The defeat of Custer and his 263 men under his command at Little Bighorn at the hands of the Lakota and Northern Cheyenne warriors on June 25, 1876, led to Congressional legislation that significantly increased the cavalry and infantry so they could pour troops into the Black Hills to destroy the tribes' military power.
The Battle of Wolf Mountains on January 8, 1877, marked a turning point in the Great Sioux War because it resulted in the eventual surrender of the Sioux and Northern Cheyenne, which led to their removal to reservation lands. Despite blizzards and extreme cold Colonel Nelson Miles camped beside the Tongue River on the southern flank of the Wolf Mountains. On January 8, 1877, Crazy Horse and 800 braves made a surprise attack. Miles was able to quickly repulsed it and the Indians took refuge on bluffs overlooking the camp. When the troops assaulted the bluffs, the warriors withdrew under cover of a snowstorm. The arrival of Crazy Horse and his people on May 6 at Camp Robinson, Nebraska, symbolized the formal conclusion of the war.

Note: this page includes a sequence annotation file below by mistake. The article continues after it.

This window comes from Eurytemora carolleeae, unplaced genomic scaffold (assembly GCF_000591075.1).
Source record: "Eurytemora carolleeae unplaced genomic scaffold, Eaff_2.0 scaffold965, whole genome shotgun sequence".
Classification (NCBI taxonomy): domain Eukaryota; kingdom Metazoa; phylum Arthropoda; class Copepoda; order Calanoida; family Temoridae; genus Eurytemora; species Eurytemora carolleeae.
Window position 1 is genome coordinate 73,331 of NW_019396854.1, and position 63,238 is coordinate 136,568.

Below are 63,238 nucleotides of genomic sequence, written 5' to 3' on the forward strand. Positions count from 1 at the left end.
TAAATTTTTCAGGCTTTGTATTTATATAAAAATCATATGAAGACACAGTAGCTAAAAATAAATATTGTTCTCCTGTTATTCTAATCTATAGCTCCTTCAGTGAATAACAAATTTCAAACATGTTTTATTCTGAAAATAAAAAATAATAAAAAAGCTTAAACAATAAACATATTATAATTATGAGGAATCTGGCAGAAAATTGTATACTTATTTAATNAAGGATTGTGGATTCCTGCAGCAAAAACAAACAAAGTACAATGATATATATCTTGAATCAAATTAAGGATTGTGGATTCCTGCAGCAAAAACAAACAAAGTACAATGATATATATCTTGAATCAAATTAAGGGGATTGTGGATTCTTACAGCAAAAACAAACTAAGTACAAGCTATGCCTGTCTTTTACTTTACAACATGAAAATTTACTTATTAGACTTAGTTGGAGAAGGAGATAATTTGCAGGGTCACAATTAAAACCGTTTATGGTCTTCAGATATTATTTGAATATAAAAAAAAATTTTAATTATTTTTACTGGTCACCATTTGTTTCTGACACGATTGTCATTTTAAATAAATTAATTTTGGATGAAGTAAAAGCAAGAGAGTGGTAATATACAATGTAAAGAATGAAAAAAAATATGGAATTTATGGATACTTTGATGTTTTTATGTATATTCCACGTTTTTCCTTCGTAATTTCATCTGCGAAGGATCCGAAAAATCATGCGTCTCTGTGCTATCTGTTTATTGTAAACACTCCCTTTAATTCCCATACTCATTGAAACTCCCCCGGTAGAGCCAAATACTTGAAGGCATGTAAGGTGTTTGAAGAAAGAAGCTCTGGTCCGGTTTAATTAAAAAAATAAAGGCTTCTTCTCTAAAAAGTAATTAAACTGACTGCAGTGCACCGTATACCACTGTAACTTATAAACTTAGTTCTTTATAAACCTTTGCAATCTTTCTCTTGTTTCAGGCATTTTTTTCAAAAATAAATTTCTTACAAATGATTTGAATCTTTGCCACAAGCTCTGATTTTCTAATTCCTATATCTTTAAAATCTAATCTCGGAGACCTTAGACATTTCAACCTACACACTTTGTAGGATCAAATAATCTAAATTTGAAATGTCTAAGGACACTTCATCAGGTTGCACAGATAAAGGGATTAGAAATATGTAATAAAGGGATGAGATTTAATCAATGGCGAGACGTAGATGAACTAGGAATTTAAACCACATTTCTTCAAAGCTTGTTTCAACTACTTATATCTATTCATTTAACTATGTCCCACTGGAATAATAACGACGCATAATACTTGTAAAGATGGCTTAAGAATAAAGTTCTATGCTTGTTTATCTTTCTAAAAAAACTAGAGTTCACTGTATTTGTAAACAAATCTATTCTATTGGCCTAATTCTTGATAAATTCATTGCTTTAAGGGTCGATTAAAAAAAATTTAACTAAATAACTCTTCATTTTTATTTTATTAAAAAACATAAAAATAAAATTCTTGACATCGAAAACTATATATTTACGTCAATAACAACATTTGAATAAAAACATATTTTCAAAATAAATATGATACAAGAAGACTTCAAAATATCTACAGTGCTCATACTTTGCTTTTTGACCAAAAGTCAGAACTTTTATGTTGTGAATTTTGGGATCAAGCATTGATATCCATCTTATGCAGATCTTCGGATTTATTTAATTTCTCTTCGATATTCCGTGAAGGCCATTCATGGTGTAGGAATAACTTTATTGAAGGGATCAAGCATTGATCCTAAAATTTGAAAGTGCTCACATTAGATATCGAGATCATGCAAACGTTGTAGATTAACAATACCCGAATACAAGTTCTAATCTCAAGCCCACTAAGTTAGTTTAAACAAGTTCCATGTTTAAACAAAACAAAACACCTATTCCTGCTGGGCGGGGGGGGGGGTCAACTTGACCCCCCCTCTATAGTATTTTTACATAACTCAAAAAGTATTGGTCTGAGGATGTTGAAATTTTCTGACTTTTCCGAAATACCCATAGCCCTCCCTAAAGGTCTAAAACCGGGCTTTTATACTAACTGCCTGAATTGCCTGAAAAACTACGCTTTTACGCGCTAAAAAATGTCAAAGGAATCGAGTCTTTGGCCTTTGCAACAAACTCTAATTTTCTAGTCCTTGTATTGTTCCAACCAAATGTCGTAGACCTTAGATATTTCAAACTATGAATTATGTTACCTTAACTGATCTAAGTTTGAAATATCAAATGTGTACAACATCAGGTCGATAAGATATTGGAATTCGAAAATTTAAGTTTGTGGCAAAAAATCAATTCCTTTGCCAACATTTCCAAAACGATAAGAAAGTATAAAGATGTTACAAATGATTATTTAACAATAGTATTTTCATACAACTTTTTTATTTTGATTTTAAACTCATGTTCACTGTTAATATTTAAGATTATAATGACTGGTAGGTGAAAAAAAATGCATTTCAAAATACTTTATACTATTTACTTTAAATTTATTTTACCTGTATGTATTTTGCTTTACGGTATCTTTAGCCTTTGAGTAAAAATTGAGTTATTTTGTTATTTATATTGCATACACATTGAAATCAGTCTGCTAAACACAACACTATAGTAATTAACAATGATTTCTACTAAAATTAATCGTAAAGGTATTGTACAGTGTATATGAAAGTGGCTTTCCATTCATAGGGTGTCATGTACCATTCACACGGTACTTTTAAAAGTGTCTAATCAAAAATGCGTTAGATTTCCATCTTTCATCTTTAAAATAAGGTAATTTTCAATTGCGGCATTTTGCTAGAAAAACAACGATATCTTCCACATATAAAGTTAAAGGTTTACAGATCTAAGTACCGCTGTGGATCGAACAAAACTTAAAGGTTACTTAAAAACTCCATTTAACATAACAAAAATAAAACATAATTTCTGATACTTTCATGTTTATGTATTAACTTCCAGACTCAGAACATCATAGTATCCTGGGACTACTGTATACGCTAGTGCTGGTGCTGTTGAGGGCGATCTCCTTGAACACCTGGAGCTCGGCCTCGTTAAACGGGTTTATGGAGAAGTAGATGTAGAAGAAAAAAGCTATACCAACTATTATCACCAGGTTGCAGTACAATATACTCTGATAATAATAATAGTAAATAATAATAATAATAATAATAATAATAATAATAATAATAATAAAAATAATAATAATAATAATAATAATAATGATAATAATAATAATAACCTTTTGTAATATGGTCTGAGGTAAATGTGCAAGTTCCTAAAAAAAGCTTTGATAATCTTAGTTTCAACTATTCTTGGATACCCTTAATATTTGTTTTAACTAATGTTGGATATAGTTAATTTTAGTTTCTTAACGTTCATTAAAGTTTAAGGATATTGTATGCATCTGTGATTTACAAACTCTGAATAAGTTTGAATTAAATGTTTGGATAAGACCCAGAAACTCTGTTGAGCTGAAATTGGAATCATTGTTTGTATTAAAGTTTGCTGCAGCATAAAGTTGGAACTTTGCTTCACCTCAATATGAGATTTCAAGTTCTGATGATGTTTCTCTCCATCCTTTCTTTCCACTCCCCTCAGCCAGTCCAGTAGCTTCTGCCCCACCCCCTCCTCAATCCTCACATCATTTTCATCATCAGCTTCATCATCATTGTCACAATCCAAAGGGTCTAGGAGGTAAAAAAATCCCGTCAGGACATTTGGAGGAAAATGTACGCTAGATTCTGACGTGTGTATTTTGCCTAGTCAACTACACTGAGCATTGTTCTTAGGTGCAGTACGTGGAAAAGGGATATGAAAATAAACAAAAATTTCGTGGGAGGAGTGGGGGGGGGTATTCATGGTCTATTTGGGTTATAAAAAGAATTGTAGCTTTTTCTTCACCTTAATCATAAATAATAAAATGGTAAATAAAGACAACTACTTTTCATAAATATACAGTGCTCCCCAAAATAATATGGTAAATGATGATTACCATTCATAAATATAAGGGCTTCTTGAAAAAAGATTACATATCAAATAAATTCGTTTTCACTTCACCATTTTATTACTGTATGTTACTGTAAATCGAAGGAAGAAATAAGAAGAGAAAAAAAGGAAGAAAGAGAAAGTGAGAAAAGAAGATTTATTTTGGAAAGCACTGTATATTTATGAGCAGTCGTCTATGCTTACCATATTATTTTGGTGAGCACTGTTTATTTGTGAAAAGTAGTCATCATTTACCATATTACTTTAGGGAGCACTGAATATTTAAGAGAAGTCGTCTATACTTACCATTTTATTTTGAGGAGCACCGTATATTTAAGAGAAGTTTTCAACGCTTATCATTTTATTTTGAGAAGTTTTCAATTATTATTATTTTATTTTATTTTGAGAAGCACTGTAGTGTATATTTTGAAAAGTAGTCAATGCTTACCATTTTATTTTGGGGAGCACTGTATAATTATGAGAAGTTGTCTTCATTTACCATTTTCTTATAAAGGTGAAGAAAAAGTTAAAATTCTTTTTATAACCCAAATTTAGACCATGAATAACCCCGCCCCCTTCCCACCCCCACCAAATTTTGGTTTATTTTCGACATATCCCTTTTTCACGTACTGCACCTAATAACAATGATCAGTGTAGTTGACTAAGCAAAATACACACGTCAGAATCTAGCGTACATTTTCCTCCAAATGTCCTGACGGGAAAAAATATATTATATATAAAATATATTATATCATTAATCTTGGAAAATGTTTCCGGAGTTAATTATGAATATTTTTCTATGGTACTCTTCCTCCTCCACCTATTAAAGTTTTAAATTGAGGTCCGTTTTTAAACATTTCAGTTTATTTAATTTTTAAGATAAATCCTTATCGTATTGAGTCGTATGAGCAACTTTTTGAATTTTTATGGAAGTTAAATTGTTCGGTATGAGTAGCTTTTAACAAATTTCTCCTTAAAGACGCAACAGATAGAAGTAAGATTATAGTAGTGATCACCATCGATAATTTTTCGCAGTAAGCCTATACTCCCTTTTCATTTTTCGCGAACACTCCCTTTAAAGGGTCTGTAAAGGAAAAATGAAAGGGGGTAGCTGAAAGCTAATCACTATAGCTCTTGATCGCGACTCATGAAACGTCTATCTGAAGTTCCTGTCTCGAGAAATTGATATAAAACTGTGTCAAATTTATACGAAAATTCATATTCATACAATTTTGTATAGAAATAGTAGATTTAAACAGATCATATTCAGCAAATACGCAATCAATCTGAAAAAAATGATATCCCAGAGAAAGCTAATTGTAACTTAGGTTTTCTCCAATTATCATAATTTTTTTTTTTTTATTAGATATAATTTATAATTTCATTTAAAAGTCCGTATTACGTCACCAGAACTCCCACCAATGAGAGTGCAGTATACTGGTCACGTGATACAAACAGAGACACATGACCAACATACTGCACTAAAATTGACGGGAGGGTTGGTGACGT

The Battle of Wolf Mountains was the last major war of the Great Sioux War. With the end of the war, tribal people were removed from the Northern Plains, making it possible for European Americans to settle and develop the area's commercial potential. The Indian tribes never roamed freely as before.